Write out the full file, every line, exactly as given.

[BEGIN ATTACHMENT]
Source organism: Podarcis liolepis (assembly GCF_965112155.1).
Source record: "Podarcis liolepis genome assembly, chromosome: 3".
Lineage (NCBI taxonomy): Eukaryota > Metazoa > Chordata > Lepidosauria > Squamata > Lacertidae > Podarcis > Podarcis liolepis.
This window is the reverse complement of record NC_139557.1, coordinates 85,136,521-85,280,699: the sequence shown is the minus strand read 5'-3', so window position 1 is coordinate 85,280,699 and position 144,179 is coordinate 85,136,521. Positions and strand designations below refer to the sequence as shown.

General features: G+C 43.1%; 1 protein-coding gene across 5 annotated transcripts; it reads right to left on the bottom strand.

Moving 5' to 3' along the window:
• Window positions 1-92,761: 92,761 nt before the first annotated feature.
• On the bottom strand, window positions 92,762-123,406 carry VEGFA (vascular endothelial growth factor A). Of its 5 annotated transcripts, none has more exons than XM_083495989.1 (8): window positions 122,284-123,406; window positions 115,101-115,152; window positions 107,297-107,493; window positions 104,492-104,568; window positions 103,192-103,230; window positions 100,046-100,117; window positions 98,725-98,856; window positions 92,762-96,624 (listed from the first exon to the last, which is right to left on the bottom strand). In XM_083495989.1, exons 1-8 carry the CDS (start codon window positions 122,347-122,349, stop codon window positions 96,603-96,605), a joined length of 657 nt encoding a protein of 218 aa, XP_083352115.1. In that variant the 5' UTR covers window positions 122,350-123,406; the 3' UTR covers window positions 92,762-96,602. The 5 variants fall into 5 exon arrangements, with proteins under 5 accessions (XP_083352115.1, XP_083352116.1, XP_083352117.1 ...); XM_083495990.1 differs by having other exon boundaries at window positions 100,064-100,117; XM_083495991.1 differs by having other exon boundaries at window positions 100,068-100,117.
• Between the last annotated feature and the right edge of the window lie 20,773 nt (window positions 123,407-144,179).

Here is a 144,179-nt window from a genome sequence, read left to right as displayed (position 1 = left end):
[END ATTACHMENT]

Source organism: Podarcis liolepis (assembly GCF_965112155.1).
Source record: "Podarcis liolepis genome assembly, chromosome: 3".
Lineage (NCBI taxonomy): Eukaryota > Metazoa > Chordata > Lepidosauria > Squamata > Lacertidae > Podarcis > Podarcis liolepis.
This window is the reverse complement of record NC_139557.1, coordinates 85,136,521-85,280,699: the sequence shown is the minus strand read 5'-3', so window position 1 is coordinate 85,280,699 and position 144,179 is coordinate 85,136,521. Positions and strand designations below refer to the sequence as shown.

General features: G+C 43.1%; 1 protein-coding gene across 5 annotated transcripts; it reads right to left on the bottom strand.

Moving 5' to 3' along the window:
• Window positions 1-92,761: 92,761 nt before the first annotated feature.
• On the bottom strand, window positions 92,762-123,406 carry VEGFA (vascular endothelial growth factor A). Of its 5 annotated transcripts, none has more exons than XM_083495989.1 (8): window positions 122,284-123,406; window positions 115,101-115,152; window positions 107,297-107,493; window positions 104,492-104,568; window positions 103,192-103,230; window positions 100,046-100,117; window positions 98,725-98,856; window positions 92,762-96,624 (listed from the first exon to the last, which is right to left on the bottom strand). In XM_083495989.1, exons 1-8 carry the CDS (start codon window positions 122,347-122,349, stop codon window positions 96,603-96,605), a joined length of 657 nt encoding a protein of 218 aa, XP_083352115.1. In that variant the 5' UTR covers window positions 122,350-123,406; the 3' UTR covers window positions 92,762-96,602. The 5 variants fall into 5 exon arrangements, with proteins under 5 accessions (XP_083352115.1, XP_083352116.1, XP_083352117.1 ...); XM_083495990.1 differs by having other exon boundaries at window positions 100,064-100,117; XM_083495991.1 differs by having other exon boundaries at window positions 100,068-100,117.
• Between the last annotated feature and the right edge of the window lie 20,773 nt (window positions 123,407-144,179).

Here is a 144,179-nt window from a genome sequence, read left to right as displayed (position 1 = left end):